Spousal Support or Alimony Lawyers
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What Is Spousal Support or Alimony?
Spousal support (also know as alimony) represents regular payments made from one spouse to the other during a separation or after a divorce. The purpose is to recognize the recipient spouse's contribution to the marriage and to assist that spouse to achieve financial independence where possible.
What Are the Requirements for Spousal Support?
Spousal support or alimony is only granted to individuals who were actually and legally married. The rules regarding vary from state to state, and are often classified based on the length of marriage.
- The court assumes that you have kept the same ability to support yourself that you had before marriage.
- Each spouse is expected to be substantially independent and self-supporting within a short period of time.
Long marriages (generally over 5 years)
For long marriages, extended or even lifetime support may be ordered. The court takes into consideration a variety of factors such as:
- Each spouses assumed earning capacity
- The property and debts received by each spouse
- The physical and mental health of the receiving spouse
- Any disparity in earning capacity between the spouses
- Duration of marriage
- Other income
- Contribution to career or education
- Contribution as a homemaker
What Are the Different Types of Alimony or Spousal Support?
There are several arrangements of support. Each arrangement is based on the varying circumstances and needs of the individual.
- Rehabilitative alimony - Fixed spousal support paid for a specific period of time. This award is usually modifiable for upgrades in education or new work skills.
- Lump sum support - Some states allow a spouse to pay the total alimony obligation at the time of divorce. This amount is usually equal to the total amount of future monthly payments. A possible drawback of such an arrangement is that there may be significant tax consequences, so make sure you research all of your options with a professional.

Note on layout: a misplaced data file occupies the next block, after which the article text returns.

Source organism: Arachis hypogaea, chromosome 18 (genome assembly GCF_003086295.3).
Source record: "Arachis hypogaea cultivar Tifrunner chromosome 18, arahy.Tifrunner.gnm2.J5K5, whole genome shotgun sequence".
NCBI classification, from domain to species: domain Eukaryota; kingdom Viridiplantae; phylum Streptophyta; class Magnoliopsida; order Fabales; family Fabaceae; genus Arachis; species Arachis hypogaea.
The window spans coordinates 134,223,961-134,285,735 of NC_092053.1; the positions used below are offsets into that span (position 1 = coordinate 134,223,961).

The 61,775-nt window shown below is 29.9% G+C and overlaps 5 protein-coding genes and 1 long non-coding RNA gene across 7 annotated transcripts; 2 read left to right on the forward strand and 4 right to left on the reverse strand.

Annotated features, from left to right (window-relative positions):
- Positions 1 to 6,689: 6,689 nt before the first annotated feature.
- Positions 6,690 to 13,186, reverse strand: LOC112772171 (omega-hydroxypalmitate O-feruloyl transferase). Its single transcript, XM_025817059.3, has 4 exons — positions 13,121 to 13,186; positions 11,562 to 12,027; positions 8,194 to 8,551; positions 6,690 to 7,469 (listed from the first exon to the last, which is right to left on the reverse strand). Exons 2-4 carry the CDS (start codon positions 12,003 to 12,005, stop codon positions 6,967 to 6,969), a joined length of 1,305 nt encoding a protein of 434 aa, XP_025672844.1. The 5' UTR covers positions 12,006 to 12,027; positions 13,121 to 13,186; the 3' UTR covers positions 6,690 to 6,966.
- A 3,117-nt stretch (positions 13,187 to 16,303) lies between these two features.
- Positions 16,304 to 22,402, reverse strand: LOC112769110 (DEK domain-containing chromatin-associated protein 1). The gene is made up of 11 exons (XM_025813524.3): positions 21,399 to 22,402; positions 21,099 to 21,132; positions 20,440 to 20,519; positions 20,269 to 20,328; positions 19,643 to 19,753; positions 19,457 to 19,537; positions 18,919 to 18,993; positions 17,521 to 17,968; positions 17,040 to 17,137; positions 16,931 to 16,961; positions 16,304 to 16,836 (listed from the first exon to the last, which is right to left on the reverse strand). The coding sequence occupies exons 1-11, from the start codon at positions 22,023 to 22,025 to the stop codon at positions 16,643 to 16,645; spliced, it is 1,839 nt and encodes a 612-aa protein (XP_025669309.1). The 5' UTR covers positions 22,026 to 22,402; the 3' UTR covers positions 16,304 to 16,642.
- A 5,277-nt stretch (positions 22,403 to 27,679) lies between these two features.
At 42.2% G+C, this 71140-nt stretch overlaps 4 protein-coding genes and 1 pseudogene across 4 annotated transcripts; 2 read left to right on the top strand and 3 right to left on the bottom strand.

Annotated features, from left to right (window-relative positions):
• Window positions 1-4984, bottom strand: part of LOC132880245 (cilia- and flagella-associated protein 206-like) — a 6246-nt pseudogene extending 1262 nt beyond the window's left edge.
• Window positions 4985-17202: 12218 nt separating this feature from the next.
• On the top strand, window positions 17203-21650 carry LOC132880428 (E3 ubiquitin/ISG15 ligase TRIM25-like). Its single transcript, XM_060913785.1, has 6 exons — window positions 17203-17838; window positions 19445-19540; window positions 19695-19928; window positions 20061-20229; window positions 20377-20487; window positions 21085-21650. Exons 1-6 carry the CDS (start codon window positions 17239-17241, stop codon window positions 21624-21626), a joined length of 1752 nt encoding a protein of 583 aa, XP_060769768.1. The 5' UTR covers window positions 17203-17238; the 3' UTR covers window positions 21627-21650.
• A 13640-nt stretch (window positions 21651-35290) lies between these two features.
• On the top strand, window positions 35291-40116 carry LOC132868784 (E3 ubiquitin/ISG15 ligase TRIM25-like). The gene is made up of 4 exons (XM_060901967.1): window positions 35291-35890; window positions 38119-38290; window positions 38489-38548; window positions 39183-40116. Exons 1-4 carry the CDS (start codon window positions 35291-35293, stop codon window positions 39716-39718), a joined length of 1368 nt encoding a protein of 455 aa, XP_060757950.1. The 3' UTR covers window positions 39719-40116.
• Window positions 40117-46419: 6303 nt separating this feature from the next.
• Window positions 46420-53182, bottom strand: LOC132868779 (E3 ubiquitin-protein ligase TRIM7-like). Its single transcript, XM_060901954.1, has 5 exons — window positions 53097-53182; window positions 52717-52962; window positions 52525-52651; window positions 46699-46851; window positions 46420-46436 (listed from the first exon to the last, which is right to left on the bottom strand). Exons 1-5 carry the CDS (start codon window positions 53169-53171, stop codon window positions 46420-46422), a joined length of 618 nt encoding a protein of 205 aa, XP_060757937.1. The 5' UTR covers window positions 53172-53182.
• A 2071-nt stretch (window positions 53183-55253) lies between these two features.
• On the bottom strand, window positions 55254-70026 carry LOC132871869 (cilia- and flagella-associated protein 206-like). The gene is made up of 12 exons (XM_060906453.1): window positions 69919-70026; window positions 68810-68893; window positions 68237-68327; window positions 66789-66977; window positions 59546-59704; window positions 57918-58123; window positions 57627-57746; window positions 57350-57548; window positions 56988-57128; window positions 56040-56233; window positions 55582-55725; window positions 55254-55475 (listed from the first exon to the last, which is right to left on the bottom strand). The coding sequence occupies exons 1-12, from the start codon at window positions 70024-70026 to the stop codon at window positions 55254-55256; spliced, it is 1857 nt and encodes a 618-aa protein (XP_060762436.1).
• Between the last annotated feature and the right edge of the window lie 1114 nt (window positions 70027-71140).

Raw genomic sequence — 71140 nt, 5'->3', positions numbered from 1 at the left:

- Permanent alimony - Support Payments for an indefinite period of time. Although there is no fixed date when support ends, it should not be expected that payment will be for life. In order to alter such an arrangement, you must petition the court for a change.
Can Support be Modified or Terminated?
Yes. There are different ways in which alimony can be modified or terminated (more information in the article Terminating Alimony).
Events that end payment obligations are:
- The death of either spouse
- The spouse receiving alimony gets remarried
Events that may end or modify payment obligations are:
- Paying spouse is either retired or terminated from work
- Substantial increase in the income of the spouse receiving alimony
- Spouse receiving spouse lives with another person romantically (cohabitation) - each court treats this situation differently. Some courts immediately terminate support, while others look at whether there is a financial advantage and if the co-habitation looks like a marriage
Always keep accurate and detailed records if you receive or make any payments and make sure you keep these records for at least 3 years. Doing so will allow you to protect your interests should there ever be a dispute.
Calculating Child Support
In many states there are defined guidelines or equations that determine the amount of child support that should be paid based on the incomes of the parents or custodial adults and the number of children supported - each of these factors is used to determine the amount of child support payments that should be paid. The guidelines differ from state to state, but the determination methodology is generally the same is cover in this article Child Support Amount Calculations. LegalMatch also has many state-specific articles, including:
- Calculating Child Support in California
- Calculating Child Support in Florida
- Calculating Child Support in Illinois
- Calculating Child Support in New York
- Calculating Child Support in Texas
Do I Need an Attorney?
Whenever support arrangements are at issue, you should consult a family law attorney. The proper attorney will not only inform you of your rights, but also preserve any possible legal remedies that you may have.
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Last Modified: 10-27-2015 03:48 PM PDT
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